She shimmies her delicate shoulders like she's shaking off fairy dust. Her ass is at the top end of juicy, just short of fat. She walks like a lioness stalking her prey, which on this night includes me. She's Michelle L'amour, Miss Exotic World 2005, and I can't take my eyes off her.
Every Saturday night at Lakeshore Theater in Lakeview L'amour and her five-woman crew, the Sugarbabies, shake, writhe, strip, and inspire deep, irrational feelings bordering on the creepy in 50 to 100 people like me. Their show, FemmeTV, is based on the wafer-thin premise of a sexy television network, and has erotic live-action skits and "commercials" spoofing, in a dumb way, regular TV programming.
A recent show got off to a slow start, with the Sugarbabies doing some sort of noirish thing in red sequin bras and trench coats. And then the groaners started up: a commercial for a cellular phone company called Yerizon ("where we never stop working you"); a show called "Judge Marilyn's Chambers," where a male lawyer makes crude jokes about a woman clerk; a skit about Derri Airlines, where the captain "always pulls out on time" and Jocelyn Boobies is "serving you in first class."
But about 20 minutes in the show took a turn from sorta-cute-but-not-that-funny to holy-shit-that's-hot and pretty much stayed that way until the end. In a skit called "Les Ballons," a grainy shot of the Eiffel Tower at night was projected onto a screen. L'amour tiptoed daintily onstage covered in a bundle of bubble-gum pink balloons. She smiled graciously at no one in particular, blew kisses, and coyly spun around. Peeking out between the balloons was a bit of sparkly blue fringe that didn't quite cover her ass. I kept praying she'd spin harder, flinging the balloons out of the way. She held three balloons on strings, and she gave two to members of the audience. Just as a third person was reaching out for the last balloon, L'amour let it go.
I was reminded of her act when I later saw the anarchist marching band Mucca Pazza at Reversible Eye Gallery's doll and puppet show. Mucca Pazza sounds like a cross between Gypsy wedding music and a high school marching band plus fiddle and guitar. Its members wear elaborate but unmatching recycled uniforms; its cheerleaders shake poms made from old plastic bags.
One of the cheerleaders had long, silky blond pigtails, severe black-framed glasses, and a sweatband around her head like a basketball player. She was so petite she could have been mistaken for someone's kid sister were it not for her incredibly lascivious moves. My friend Lindsey busted me staring at her. "You totally want to experiment with bisexuality with that girl!" she said.
I wasn't the only one sweating the cheerleader. My boyfriend was so taken in he winced when she ground her hips. I even saw him bite his knuckles. At one point, when the whole band pretended to melt down and die, I saw several dudes in the audience, including my sweetie, crane their necks to look up her skirt. But she was wise to her fans--she positioned her knees just right so no one could catch a glimpse of her undies.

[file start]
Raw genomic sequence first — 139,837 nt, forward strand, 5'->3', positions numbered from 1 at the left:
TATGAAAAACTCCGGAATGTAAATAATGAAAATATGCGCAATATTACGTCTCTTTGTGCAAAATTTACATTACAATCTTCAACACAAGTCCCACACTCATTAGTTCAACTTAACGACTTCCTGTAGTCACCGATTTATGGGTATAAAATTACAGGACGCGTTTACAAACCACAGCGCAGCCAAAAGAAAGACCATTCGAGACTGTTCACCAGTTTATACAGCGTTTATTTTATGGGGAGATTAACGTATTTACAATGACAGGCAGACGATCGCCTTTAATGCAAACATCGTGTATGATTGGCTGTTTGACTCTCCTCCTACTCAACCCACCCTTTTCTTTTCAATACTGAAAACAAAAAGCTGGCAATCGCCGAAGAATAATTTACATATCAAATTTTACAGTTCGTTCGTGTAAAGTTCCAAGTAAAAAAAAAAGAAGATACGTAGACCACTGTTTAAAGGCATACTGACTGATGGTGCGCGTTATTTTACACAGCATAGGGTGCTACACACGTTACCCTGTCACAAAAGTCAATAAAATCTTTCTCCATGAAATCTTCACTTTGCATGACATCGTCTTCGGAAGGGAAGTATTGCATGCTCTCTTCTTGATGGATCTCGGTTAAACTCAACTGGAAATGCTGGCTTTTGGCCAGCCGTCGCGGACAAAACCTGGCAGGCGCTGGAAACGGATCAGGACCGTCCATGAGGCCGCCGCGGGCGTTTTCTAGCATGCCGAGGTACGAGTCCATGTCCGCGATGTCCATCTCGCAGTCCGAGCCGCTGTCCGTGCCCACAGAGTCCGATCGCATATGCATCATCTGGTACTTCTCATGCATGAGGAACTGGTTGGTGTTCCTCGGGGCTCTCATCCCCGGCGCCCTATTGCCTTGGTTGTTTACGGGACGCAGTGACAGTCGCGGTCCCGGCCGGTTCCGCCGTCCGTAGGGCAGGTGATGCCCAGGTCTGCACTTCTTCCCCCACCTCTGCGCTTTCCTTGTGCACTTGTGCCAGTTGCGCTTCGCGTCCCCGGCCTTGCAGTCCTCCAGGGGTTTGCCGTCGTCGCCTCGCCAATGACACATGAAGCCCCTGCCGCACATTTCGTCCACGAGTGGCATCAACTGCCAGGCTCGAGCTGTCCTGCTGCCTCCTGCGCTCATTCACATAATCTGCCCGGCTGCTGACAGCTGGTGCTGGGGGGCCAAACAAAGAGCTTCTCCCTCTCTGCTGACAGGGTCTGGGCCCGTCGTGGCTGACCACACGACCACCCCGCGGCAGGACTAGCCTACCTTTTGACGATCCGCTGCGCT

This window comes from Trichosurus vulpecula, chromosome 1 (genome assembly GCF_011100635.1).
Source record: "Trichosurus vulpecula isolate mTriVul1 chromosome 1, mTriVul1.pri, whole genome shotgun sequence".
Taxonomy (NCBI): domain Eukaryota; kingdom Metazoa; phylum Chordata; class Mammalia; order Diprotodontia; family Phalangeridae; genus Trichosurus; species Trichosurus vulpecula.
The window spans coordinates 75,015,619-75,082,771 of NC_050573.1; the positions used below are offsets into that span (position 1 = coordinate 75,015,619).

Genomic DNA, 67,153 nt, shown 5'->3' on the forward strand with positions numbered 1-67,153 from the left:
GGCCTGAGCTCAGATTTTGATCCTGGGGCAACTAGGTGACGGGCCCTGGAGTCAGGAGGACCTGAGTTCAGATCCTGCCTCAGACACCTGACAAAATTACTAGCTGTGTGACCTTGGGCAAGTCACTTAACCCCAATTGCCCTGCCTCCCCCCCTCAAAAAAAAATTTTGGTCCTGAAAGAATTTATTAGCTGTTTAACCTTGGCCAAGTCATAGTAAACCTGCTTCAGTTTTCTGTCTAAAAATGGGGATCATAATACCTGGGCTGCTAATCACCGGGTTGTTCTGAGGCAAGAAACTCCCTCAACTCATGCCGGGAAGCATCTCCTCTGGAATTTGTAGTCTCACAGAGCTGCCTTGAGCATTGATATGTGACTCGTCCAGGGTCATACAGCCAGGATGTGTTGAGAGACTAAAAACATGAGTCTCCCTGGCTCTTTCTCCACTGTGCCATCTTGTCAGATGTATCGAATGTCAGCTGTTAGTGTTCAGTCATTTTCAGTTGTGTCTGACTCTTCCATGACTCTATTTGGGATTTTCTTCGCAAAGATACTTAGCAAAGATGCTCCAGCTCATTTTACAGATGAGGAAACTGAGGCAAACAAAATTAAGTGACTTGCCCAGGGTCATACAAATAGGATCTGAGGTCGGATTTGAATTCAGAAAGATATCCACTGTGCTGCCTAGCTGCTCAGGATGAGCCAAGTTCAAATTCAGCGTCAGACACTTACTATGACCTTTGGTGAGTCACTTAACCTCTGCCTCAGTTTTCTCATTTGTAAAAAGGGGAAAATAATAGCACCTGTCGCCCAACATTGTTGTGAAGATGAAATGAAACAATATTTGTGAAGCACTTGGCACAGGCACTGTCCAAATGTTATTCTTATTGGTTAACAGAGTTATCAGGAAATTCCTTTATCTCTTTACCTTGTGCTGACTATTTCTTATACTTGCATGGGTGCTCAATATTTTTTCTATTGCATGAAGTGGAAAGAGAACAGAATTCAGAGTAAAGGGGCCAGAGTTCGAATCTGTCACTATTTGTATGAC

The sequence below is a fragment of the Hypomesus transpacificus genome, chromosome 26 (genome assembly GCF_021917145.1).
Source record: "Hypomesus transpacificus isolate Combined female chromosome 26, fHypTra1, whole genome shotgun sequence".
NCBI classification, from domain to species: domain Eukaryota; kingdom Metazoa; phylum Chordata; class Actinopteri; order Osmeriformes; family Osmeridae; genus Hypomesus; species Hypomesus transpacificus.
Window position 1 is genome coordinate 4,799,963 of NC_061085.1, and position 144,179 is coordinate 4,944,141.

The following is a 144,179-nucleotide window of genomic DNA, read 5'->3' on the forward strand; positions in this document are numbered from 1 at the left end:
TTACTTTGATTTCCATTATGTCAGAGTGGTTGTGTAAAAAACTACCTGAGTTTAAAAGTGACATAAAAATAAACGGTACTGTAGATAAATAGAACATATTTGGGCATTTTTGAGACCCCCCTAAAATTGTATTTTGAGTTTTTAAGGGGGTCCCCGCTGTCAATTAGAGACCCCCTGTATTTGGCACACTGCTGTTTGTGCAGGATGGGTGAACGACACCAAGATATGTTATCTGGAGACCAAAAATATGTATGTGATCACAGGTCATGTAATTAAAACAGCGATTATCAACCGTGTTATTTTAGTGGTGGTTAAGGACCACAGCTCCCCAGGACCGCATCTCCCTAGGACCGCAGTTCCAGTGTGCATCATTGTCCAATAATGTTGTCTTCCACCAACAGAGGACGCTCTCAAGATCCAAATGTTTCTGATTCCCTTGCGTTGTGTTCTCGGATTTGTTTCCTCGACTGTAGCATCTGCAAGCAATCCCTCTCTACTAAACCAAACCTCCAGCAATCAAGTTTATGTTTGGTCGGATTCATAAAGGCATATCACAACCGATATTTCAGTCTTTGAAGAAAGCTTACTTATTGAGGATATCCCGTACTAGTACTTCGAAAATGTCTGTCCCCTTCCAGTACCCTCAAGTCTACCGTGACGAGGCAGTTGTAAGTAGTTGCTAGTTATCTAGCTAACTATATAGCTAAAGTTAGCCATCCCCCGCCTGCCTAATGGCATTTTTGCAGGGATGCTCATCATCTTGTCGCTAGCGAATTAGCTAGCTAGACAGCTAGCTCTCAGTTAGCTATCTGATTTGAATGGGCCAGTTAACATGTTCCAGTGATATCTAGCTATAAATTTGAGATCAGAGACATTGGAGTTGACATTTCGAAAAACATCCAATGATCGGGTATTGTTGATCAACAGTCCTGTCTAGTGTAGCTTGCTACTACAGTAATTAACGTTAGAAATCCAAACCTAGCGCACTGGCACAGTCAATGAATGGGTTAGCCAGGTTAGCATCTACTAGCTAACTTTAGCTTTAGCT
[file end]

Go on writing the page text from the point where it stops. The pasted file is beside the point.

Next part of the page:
After the performance, the cheerleader didn't mingle. She just disappeared, leaving all of us wanting more.
That's what burlesque is all about. It's not gratification--it's an exquisite tease. It's imagination and blue balls and balloons that float away before you can grab them. And nowadays, when we're so accustomed to getting whatever we want, it's titillating to be denied.
After releasing the third balloon Michelle L'amour reached into the balloons around her like she was dipping her hands into a bubble bath and gently parted them into two sections, which rose behind her shoulders like wings. All she had on underneath was a glittery blue bra and a skirt made of more balloons. A few balloons floated above her, fastened to her bra with string. She parted the balloon skirt and made a bustle, on which she lightly sat and bounced.
Then she unhooked the bra and slid it off her shoulders, and the balloons carried it slowly up to the ceiling. She was wearing another bra, this one see-through, and sparkly pasties beneath that. She stepped out of her skirt and bustle and let go, and those headed up to heaven too. Usually I find the type of teensy ass floss she now displayed repulsive, but somehow, on her, it was absolutely adorable.
Next came a skit where all the girls were dressed in turquoise see-through nighties, curled up on pillows pretending to be asleep, except one, who slinked around the stage to Bjork's "It's Oh So Quiet" like Clara in the dream sequence of The Nutcracker. When the loud part of the song blasted, she'd whomp the others with pillows, and a giggly riot would ensue. Then the song would get quiet again and they'd drift off to sleep, and the sexy Clara would resume her slinking. And repeat. The act ingeniously combined two of the top five wet dreams of your average frat boy: pillow fights and unconsciousness. I wondered what the performers might honestly like to explore for themselves.
Then the lights came on for intermission and a crew of cute young male stagehands emerged from the wings to fetch L'amour's undies from the ceiling with long sticks and sweep up all the feathers from the pillow fight. As far as female fantasies go, you could do worse.
Art accompanying story in printed newspaper (not available in this archive): photos/Andrea Bauer, Yvette Marie Dostatni.